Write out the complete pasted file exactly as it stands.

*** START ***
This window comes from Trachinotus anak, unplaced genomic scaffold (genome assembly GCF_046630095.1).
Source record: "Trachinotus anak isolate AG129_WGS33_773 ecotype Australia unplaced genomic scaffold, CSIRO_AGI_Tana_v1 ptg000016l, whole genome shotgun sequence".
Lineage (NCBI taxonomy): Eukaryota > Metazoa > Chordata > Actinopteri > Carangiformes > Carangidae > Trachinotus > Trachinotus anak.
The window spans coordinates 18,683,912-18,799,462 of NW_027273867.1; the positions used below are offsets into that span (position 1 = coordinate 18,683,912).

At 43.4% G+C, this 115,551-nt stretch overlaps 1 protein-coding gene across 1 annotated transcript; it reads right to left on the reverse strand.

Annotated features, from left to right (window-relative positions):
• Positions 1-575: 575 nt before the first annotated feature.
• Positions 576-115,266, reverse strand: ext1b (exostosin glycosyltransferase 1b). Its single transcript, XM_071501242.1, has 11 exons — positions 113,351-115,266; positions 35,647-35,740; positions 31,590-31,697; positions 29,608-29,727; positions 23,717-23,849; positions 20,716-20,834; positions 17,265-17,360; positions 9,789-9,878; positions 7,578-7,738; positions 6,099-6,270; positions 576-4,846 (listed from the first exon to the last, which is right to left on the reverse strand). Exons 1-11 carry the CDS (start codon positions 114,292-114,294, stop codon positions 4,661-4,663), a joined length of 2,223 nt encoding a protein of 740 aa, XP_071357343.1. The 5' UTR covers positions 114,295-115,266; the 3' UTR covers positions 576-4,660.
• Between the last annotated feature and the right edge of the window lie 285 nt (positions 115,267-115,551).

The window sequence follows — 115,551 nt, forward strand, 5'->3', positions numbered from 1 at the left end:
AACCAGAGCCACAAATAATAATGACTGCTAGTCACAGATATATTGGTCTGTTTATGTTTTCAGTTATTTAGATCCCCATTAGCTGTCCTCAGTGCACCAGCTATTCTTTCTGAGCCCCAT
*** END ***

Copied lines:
This window comes from Trachinotus anak, unplaced genomic scaffold (genome assembly GCF_046630095.1).
Source record: "Trachinotus anak isolate AG129_WGS33_773 ecotype Australia unplaced genomic scaffold, CSIRO_AGI_Tana_v1 ptg000016l, whole genome shotgun sequence".
Lineage (NCBI taxonomy): Eukaryota > Metazoa > Chordata > Actinopteri > Carangiformes > Carangidae > Trachinotus > Trachinotus anak.
The window spans coordinates 18,683,912-18,799,462 of NW_027273867.1; the positions used below are offsets into that span (position 1 = coordinate 18,683,912).

At 43.4% G+C, this 115,551-nt stretch overlaps 1 protein-coding gene across 1 annotated transcript; it reads right to left on the reverse strand.

Annotated features, from left to right (window-relative positions):
• Positions 1-575: 575 nt before the first annotated feature.
• Positions 576-115,266, reverse strand: ext1b (exostosin glycosyltransferase 1b). Its single transcript, XM_071501242.1, has 11 exons — positions 113,351-115,266; positions 35,647-35,740; positions 31,590-31,697; positions 29,608-29,727; positions 23,717-23,849; positions 20,716-20,834; positions 17,265-17,360; positions 9,789-9,878; positions 7,578-7,738; positions 6,099-6,270; positions 576-4,846 (listed from the first exon to the last, which is right to left on the reverse strand). Exons 1-11 carry the CDS (start codon positions 114,292-114,294, stop codon positions 4,661-4,663), a joined length of 2,223 nt encoding a protein of 740 aa, XP_071357343.1. The 5' UTR covers positions 114,295-115,266; the 3' UTR covers positions 576-4,660.
• Between the last annotated feature and the right edge of the window lie 285 nt (positions 115,267-115,551).

The window sequence follows — 115,551 nt, forward strand, 5'->3', positions numbered from 1 at the left end:
AACCAGAGCCACAAATAATAATGACTGCTAGTCACAGATATATTGGTCTGTTTATGTTTTCAGTTATTTAGATCCCCATTAGCTGTCCTCAGTGCACCAGCTATTCTTTCTGAGCCCCAT